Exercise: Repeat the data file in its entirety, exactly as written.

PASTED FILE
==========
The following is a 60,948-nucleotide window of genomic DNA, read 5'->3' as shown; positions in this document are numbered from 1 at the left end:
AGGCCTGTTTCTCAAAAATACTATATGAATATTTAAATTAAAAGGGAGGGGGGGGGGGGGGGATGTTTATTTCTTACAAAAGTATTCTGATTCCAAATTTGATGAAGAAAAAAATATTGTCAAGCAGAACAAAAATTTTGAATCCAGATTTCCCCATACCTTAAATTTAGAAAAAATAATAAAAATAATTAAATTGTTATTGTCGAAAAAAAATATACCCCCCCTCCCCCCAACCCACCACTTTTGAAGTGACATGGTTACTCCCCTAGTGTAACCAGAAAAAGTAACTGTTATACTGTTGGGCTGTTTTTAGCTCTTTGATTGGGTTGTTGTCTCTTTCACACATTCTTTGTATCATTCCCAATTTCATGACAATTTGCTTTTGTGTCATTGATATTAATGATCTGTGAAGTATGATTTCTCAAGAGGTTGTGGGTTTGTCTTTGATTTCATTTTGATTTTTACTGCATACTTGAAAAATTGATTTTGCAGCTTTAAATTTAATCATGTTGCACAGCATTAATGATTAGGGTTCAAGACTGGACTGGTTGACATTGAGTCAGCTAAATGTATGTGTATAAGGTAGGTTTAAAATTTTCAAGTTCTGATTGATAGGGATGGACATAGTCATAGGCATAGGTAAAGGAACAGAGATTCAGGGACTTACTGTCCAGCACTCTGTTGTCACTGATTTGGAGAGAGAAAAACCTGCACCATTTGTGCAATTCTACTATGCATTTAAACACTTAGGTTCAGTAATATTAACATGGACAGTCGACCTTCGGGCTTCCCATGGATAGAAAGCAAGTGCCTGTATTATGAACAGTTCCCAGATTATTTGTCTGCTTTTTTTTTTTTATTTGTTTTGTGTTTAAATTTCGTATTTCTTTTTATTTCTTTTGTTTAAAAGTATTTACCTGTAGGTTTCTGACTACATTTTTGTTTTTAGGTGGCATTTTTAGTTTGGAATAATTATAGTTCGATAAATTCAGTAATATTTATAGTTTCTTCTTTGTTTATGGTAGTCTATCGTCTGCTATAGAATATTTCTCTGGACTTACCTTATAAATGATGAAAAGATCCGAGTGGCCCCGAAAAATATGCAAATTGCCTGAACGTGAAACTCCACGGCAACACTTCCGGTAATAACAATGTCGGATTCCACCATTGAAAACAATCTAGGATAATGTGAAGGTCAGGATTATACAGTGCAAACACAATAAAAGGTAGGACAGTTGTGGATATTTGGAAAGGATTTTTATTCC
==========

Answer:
The following is a 60,948-nucleotide window of genomic DNA, read 5'->3' as shown; positions in this document are numbered from 1 at the left end:
AGGCCTGTTTCTCAAAAATACTATATGAATATTTAAATTAAAAGGGAGGGGGGGGGGGGGGGATGTTTATTTCTTACAAAAGTATTCTGATTCCAAATTTGATGAAGAAAAAAATATTGTCAAGCAGAACAAAAATTTTGAATCCAGATTTCCCCATACCTTAAATTTAGAAAAAATAATAAAAATAATTAAATTGTTATTGTCGAAAAAAAATATACCCCCCCTCCCCCCAACCCACCACTTTTGAAGTGACATGGTTACTCCCCTAGTGTAACCAGAAAAAGTAACTGTTATACTGTTGGGCTGTTTTTAGCTCTTTGATTGGGTTGTTGTCTCTTTCACACATTCTTTGTATCATTCCCAATTTCATGACAATTTGCTTTTGTGTCATTGATATTAATGATCTGTGAAGTATGATTTCTCAAGAGGTTGTGGGTTTGTCTTTGATTTCATTTTGATTTTTACTGCATACTTGAAAAATTGATTTTGCAGCTTTAAATTTAATCATGTTGCACAGCATTAATGATTAGGGTTCAAGACTGGACTGGTTGACATTGAGTCAGCTAAATGTATGTGTATAAGGTAGGTTTAAAATTTTCAAGTTCTGATTGATAGGGATGGACATAGTCATAGGCATAGGTAAAGGAACAGAGATTCAGGGACTTACTGTCCAGCACTCTGTTGTCACTGATTTGGAGAGAGAAAAACCTGCACCATTTGTGCAATTCTACTATGCATTTAAACACTTAGGTTCAGTAATATTAACATGGACAGTCGACCTTCGGGCTTCCCATGGATAGAAAGCAAGTGCCTGTATTATGAACAGTTCCCAGATTATTTGTCTGCTTTTTTTTTTTTATTTGTTTTGTGTTTAAATTTCGTATTTCTTTTTATTTCTTTTGTTTAAAAGTATTTACCTGTAGGTTTCTGACTACATTTTTGTTTTTAGGTGGCATTTTTAGTTTGGAATAATTATAGTTCGATAAATTCAGTAATATTTATAGTTTCTTCTTTGTTTATGGTAGTCTATCGTCTGCTATAGAATATTTCTCTGGACTTACCTTATAAATGATGAAAAGATCCGAGTGGCCCCGAAAAATATGCAAATTGCCTGAACGTGAAACTCCACGGCAACACTTCCGGTAATAACAATGTCGGATTCCACCATTGAAAACAATCTAGGATAATGTGAAGGTCAGGATTATACAGTGCAAACACAATAAAAGGTAGGACAGTTGTGGATATTTGGAAAGGATTTTTATTCC